If you’ve never walked a labyrinth, I highly recommend it. (Come visit ECC, and I’d be glad to show you ours!) Unlike a maze that has dead ends and tries to trick you, a labyrinth twists and turns in one continuous path from the outside, to the center, and back out again. Praying with the labyrinth is one of my favorite forms of prayer. As I walk into the center I imagine retreating from the world and into the presence of God. I was amazed watching the children in chapel time because, with very little prompting, they took this exercise so seriously. Most of the children walked slowly, purposefully, and with great awareness. Holding the heavy stone in one hand and the lighter stone in the other, the children explored the burden of journeying with the weight of bad choices. Once in the center, the burden was placed at the feet of God, and the children could journey out of the labyrinth with the beauty of the small stone reminding them of the warmth and beauty of God.
I went back later that day for my own daily practice of praying the labyrinth. As I worked my way into the center I found myself standing at the pile of stones the children left behind. It was an incredible moment of feeling the closeness of God. I noticed the beauty of nature that surrounds the labyrinth. I listened to the birds singing all around me. I marveled at the choices the children had brought before God to pray on, and I felt connected—to God, to animals, to friends, and to self. The entirety of our week’s lessons was summed up in this little exercise I had been doing since arriving at camp about a month earlier. I began my journey out of the labyrinth, but something felt different. Whereas before I always spent my moment of quiet in the presence of God at the center of the labyrinth and then journeyed back into the world, this time I felt as if that presence were following me. It was a sensation like a bungee cord tied to the rocks at the center of the labyrinth. Even though I had to go back to the noise and chaos of camp—and in a few more weeks to the real world—I felt a strong pull connecting me to God. It took seeing these campers and their great faith to help me realize that.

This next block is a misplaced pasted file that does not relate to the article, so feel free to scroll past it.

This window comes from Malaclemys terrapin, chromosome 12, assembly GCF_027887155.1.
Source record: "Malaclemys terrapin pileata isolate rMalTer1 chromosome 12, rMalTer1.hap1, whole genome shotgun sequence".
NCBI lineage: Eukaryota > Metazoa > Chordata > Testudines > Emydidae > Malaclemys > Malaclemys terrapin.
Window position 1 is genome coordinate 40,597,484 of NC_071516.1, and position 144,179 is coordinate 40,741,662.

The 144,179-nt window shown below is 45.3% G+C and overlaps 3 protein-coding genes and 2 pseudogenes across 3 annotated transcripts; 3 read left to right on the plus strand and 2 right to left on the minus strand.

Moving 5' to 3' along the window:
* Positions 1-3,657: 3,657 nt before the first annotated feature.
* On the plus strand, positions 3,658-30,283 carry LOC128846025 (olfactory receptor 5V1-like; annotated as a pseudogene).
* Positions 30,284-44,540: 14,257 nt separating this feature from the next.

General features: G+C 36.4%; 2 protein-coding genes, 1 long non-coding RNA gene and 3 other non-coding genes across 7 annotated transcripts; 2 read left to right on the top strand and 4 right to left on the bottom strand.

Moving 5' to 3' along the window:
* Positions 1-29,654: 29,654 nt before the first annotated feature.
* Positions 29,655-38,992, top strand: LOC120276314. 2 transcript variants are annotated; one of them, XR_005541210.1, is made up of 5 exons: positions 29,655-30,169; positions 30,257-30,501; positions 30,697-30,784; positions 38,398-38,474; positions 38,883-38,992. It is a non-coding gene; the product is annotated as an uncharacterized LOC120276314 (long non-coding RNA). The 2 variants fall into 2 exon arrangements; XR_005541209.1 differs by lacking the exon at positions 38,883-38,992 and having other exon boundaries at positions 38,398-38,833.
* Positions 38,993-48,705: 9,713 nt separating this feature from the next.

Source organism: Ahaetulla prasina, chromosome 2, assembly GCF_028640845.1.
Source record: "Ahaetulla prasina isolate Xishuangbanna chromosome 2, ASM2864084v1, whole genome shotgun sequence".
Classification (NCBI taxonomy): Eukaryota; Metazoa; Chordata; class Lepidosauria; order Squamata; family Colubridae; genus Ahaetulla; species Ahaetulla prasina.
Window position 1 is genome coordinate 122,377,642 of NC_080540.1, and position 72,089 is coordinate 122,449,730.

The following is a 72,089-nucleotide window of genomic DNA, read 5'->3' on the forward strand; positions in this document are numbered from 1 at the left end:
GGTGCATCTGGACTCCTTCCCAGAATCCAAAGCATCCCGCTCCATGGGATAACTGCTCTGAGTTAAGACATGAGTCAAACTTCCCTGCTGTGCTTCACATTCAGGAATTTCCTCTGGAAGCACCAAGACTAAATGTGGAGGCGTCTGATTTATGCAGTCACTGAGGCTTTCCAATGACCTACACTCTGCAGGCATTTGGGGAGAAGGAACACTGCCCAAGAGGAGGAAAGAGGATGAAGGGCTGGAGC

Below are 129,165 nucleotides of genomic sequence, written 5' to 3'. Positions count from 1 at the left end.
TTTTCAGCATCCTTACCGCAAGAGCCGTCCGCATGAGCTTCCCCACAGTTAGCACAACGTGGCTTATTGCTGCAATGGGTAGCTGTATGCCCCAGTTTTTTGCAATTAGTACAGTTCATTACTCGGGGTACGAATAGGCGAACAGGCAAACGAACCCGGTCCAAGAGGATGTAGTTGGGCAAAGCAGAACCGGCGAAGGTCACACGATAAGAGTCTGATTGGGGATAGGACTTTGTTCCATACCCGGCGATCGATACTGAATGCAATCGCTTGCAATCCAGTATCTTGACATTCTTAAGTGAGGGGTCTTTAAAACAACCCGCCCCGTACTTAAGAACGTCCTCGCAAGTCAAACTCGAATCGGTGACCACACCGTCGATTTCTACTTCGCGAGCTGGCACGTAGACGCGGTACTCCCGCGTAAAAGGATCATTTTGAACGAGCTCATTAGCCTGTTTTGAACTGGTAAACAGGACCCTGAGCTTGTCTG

If you haven’t figured this out yet from my previous blogs, I think that camp is a pretty amazing place. Celtic spirituality, which also utilizes labyrinths, teaches that there are thin places and thin times when the veil between heaven and earth becomes transparent. In these times and places we can catch glimpses of the divine. When I’m at camp, I feel like I see what the Kingdom of God will look like. It’s full of people singing God’s praises, and loving one another unconditionally. It’s a place where we carry the burdens of tough choices, but we carry them surrounded by friends who help us understand that we can give those burdens to God. A camper last week asked me about heaven. I don’t believe heaven is just some place we go when we die. Life’s not a board game where the winners go to heaven and the losers go to hell. I believe that the living Christ teaches us how to live our lives in such a way that we love God and love one another. Heaven is the achievement of that goal. The Kingdom of God is most certainly at hand, and I believe that I see a glimpse of it in the children playing at that thin place we call the Episcopal Conference Center.